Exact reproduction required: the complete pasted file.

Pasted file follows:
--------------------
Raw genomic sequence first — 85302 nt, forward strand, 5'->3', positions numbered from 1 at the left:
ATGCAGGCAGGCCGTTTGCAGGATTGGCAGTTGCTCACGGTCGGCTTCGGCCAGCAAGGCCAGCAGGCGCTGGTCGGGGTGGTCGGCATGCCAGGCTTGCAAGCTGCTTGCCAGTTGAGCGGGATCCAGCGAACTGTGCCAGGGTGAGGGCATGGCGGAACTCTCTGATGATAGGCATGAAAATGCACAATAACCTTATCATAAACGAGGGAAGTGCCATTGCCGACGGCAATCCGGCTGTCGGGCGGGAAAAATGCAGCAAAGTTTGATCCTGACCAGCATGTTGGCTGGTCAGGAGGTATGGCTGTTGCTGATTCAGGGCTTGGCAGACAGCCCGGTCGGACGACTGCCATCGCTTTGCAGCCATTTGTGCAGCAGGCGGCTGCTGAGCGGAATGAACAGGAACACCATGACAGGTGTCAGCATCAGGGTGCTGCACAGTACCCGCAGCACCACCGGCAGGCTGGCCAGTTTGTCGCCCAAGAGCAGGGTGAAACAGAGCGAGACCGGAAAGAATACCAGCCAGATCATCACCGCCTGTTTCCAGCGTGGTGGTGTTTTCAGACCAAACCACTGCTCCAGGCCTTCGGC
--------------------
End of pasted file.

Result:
Raw genomic sequence first — 85302 nt, forward strand, 5'->3', positions numbered from 1 at the left:
ATGCAGGCAGGCCGTTTGCAGGATTGGCAGTTGCTCACGGTCGGCTTCGGCCAGCAAGGCCAGCAGGCGCTGGTCGGGGTGGTCGGCATGCCAGGCTTGCAAGCTGCTTGCCAGTTGAGCGGGATCCAGCGAACTGTGCCAGGGTGAGGGCATGGCGGAACTCTCTGATGATAGGCATGAAAATGCACAATAACCTTATCATAAACGAGGGAAGTGCCATTGCCGACGGCAATCCGGCTGTCGGGCGGGAAAAATGCAGCAAAGTTTGATCCTGACCAGCATGTTGGCTGGTCAGGAGGTATGGCTGTTGCTGATTCAGGGCTTGGCAGACAGCCCGGTCGGACGACTGCCATCGCTTTGCAGCCATTTGTGCAGCAGGCGGCTGCTGAGCGGAATGAACAGGAACACCATGACAGGTGTCAGCATCAGGGTGCTGCACAGTACCCGCAGCACCACCGGCAGGCTGGCCAGTTTGTCGCCCAAGAGCAGGGTGAAACAGAGCGAGACCGGAAAGAATACCAGCCAGATCATCACCGCCTGTTTCCAGCGTGGTGGTGTTTTCAGACCAAACCACTGCTCCAGGCCTTCGGC